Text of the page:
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November 15, 2023

First Samuel Part 3

Have you ever asked for something – maybe even prayed for something – and later when you got you wished you hadn’t? Be careful what you ask for! You just might get it.


First Samuel


First Samuel 8:1-22

Have you ever asked for something – maybe even prayed for something – and later when you got you wished you hadn’t? Be careful what you ask for! You just might get it.

Our text for this morning is found in 1 Samuel Chapter 8. Last week we covered Chapters 5 thru 7 and observed that the prophet Samuel, the man appointed by God to judge Israel, leading his nation in a much needed spiritual revival. The people confessed and repented of their sins. They put away their false gods “and they served the Lord only.” Not long after this the powerful Philistine army moved in to attack Israel.

READ 1 Samuel 7:7-14.

God demonstrated that if His people will trust and obey Him, He will provide all their needs. He will fight their battles for them. He will defeat their enemies.

Well, between Chapters 7 and 8 a long period of time goes by. Some 40 years has passed since the Israelite victory (God’s victory) over the Philistines in Chapter 7. A whole new generation has grown up. Samuel is probably in his 70s as Chapter 8 opens…

READ 1 Samuel 8:1-3.

Similar to what happened previously with Eli’s sons, Samuel’s two sons grow up and do not follow their father’s example. Samuel had shown them a godly example of leadership. Yet, his sons chose to go the way of wickedness. They rebelled and did what they wanted. We’re told here that they are taking bribes and perverting justice. This is a clear violation of Deut 16:19: “You shall not pervert justice. You shall not show partiality, and you shall not accept a bribe, for a bribe blinds the eyes of the wise and subverts the cause of the righteous.” So not only had they have rejected Samuel’s example, but they have rejected God’s instruction.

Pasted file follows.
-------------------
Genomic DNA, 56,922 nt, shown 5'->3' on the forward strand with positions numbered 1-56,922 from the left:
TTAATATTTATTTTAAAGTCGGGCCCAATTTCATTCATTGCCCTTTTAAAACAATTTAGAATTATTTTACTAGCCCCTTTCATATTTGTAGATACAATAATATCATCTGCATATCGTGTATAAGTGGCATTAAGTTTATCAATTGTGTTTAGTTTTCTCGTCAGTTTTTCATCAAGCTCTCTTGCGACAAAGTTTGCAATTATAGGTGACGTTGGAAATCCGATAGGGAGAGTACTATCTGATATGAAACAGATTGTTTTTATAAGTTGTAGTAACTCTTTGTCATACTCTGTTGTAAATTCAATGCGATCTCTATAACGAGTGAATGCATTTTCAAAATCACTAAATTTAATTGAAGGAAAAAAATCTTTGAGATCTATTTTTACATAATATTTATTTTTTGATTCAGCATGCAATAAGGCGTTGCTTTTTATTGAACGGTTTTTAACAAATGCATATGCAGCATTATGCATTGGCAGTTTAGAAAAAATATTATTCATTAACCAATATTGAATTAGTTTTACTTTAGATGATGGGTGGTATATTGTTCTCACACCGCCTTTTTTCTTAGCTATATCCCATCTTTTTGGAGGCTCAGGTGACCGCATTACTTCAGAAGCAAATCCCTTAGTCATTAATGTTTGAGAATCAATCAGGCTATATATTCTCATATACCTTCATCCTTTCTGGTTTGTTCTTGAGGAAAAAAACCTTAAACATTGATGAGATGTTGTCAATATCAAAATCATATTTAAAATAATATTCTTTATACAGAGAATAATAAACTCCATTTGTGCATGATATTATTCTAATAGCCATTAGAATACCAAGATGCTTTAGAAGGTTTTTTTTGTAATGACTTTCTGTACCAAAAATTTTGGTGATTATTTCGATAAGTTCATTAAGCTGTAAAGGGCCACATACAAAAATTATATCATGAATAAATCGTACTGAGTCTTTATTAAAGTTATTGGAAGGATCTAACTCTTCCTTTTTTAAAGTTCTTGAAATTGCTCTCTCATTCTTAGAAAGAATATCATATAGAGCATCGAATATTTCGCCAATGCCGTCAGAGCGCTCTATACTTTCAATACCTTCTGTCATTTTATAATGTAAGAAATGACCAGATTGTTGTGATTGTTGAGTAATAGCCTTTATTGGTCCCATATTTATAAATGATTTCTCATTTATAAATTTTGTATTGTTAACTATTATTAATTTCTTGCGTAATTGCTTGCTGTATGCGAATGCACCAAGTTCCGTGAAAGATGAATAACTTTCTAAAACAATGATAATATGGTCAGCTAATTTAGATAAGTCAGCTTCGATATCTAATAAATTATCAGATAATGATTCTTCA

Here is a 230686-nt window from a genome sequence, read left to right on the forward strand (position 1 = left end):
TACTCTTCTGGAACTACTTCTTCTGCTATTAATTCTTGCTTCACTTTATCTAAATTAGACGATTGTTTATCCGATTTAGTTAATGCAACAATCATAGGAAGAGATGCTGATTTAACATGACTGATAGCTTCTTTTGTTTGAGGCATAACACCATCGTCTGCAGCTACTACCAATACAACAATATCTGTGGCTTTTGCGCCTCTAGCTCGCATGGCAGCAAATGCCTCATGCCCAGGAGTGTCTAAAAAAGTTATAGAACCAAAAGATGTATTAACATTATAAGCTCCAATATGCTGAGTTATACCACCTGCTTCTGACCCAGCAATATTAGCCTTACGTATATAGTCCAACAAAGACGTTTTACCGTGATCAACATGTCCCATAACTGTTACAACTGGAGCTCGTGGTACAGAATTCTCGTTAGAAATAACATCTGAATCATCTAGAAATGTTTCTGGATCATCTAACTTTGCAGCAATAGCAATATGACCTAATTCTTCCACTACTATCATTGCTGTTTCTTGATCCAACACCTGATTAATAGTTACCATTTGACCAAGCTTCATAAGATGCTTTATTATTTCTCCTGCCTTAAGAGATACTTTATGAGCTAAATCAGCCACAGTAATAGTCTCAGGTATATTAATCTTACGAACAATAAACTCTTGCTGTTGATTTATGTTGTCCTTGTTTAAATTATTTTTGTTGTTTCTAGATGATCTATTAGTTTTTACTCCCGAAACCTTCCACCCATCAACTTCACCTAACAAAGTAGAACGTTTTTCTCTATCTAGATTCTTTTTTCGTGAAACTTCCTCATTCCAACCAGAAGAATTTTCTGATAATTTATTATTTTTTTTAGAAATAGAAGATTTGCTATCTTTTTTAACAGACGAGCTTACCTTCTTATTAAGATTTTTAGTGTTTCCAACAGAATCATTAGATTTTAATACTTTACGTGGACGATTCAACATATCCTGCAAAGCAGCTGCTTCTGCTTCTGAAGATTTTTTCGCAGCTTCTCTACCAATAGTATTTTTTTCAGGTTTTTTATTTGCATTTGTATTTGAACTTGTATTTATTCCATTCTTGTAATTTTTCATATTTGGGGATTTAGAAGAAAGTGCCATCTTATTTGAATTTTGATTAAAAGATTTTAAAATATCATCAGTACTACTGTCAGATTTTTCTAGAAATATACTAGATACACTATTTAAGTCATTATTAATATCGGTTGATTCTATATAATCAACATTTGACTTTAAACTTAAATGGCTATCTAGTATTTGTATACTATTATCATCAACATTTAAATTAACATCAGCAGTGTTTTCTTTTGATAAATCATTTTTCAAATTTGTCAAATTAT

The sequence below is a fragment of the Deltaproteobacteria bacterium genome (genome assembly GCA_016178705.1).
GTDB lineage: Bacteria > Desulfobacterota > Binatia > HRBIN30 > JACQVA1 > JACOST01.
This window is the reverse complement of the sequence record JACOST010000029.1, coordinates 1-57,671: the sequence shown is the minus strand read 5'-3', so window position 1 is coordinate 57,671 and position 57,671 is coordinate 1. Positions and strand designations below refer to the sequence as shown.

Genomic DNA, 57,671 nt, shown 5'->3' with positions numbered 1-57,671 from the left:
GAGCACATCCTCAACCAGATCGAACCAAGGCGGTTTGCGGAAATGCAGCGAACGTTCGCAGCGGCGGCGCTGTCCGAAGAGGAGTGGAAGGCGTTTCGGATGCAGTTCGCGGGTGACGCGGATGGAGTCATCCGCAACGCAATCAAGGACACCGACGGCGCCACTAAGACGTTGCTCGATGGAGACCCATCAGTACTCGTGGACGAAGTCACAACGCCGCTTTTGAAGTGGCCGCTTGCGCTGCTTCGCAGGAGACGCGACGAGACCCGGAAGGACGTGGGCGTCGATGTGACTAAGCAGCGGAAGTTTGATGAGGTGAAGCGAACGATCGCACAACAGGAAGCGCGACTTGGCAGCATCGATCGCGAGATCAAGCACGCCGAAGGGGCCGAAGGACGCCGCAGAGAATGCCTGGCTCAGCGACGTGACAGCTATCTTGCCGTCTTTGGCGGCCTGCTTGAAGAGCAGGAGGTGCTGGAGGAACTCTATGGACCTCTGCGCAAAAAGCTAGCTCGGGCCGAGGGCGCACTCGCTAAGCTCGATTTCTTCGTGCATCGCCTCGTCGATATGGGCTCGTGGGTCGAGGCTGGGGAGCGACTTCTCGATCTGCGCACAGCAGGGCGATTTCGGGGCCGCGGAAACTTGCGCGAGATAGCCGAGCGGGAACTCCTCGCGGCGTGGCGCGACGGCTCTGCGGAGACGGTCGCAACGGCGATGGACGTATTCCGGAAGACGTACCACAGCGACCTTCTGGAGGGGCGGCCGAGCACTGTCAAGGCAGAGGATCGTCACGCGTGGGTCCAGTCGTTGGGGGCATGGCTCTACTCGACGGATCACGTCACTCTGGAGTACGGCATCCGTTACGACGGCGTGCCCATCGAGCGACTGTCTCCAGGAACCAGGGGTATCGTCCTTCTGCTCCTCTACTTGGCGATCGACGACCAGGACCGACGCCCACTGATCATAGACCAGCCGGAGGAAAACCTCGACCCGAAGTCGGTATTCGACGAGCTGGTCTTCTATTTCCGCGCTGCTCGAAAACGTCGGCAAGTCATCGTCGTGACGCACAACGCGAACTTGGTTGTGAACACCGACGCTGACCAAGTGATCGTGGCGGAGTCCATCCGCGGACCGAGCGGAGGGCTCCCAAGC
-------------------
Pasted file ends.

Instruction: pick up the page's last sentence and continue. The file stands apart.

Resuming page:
READ 1 Samuel 8:4-5.

“Hey, Samuel, we have a problem. A, you’re getting old (your days are numbered, you’re not going to live forever); B, your sons who will follow in your footsteps have deeply flawed character.”

OK so the elders of Israel recognize that they face a very real problem as far as the leadership of their nation is concerned. But their conclusion (the solution that they have arrived at) is questionable… “Therefore, appoint a king to rule over us just like all the other nations have.”

So, is there anything wrong with their request? Is there anything particularly wrong with having a king? After all, look around! All the other nations have kings, so why not Israel? DISCUSS

The problem is that what they ask Samuel for is not God-directed! It comes from their own human wisdom and understanding. Their desire for a king is based on what they see around them. Remember we are still in the Period of the Judges here and there is a phrase repeated over and over again in the Book of Judges that summarizes their spiritual condition: “Everyone did what was right in his own eyes.” The bottom line is, that’s what is happening here. They want what seems right in their own eyes rather than wanting what God wants for them.